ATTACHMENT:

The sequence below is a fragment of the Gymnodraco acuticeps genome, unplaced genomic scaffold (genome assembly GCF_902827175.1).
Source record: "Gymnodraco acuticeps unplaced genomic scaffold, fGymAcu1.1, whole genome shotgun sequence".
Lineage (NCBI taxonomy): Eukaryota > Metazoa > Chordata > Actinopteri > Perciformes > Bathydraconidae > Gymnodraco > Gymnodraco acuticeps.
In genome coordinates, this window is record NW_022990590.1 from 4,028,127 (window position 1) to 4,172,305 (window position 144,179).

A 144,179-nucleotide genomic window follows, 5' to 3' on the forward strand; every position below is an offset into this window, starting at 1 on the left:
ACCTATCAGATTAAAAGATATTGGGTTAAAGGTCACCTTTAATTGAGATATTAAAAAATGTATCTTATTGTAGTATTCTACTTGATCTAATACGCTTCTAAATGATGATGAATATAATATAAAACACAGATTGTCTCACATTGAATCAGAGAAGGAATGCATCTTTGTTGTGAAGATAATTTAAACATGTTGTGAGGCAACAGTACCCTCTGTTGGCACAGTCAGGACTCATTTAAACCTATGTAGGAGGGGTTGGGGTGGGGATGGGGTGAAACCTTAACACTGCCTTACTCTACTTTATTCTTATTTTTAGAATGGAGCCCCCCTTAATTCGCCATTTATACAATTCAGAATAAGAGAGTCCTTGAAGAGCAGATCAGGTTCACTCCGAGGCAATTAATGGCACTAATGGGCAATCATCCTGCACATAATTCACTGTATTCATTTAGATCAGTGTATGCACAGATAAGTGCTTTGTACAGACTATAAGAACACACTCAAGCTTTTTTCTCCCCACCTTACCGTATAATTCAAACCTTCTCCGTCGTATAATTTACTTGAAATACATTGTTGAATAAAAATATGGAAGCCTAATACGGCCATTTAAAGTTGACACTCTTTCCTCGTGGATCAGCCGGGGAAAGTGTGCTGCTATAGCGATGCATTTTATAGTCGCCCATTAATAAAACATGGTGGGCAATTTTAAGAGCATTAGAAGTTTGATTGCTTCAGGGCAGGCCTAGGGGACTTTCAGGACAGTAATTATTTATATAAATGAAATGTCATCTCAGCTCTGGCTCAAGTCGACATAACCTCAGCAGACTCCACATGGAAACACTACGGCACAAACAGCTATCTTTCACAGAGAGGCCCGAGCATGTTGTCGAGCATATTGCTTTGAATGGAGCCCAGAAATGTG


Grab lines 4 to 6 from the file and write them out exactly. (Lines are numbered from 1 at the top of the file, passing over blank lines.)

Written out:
In genome coordinates, this window is record NW_022990590.1 from 4,028,127 (window position 1) to 4,172,305 (window position 144,179).

A 144,179-nucleotide genomic window follows, 5' to 3' on the forward strand; every position below is an offset into this window, starting at 1 on the left:
ACCTATCAGATTAAAAGATATTGGGTTAAAGGTCACCTTTAATTGAGATATTAAAAAATGTATCTTATTGTAGTATTCTACTTGATCTAATACGCTTCTAAATGATGATGAATATAATATAAAACACAGATTGTCTCACATTGAATCAGAGAAGGAATGCATCTTTGTTGTGAAGATAATTTAAACATGTTGTGAGGCAACAGTACCCTCTGTTGGCACAGTCAGGACTCATTTAAACCTATGTAGGAGGGGTTGGGGTGGGGATGGGGTGAAACCTTAACACTGCCTTACTCTACTTTATTCTTATTTTTAGAATGGAGCCCCCCTTAATTCGCCATTTATACAATTCAGAATAAGAGAGTCCTTGAAGAGCAGATCAGGTTCACTCCGAGGCAATTAATGGCACTAATGGGCAATCATCCTGCACATAATTCACTGTATTCATTTAGATCAGTGTATGCACAGATAAGTGCTTTGTACAGACTATAAGAACACACTCAAGCTTTTTTCTCCCCACCTTACCGTATAATTCAAACCTTCTCCGTCGTATAATTTACTTGAAATACATTGTTGAATAAAAATATGGAAGCCTAATACGGCCATTTAAAGTTGACACTCTTTCCTCGTGGATCAGCCGGGGAAAGTGTGCTGCTATAGCGATGCATTTTATAGTCGCCCATTAATAAAACATGGTGGGCAATTTTAAGAGCATTAGAAGTTTGATTGCTTCAGGGCAGGCCTAGGGGACTTTCAGGACAGTAATTATTTATATAAATGAAATGTCATCTCAGCTCTGGCTCAAGTCGACATAACCTCAGCAGACTCCACATGGAAACACTACGGCACAAACAGCTATCTTTCACAGAGAGGCCCGAGCATGTTGTCGAGCATATTGCTTTGAATGGAGCCCAGAAATGTG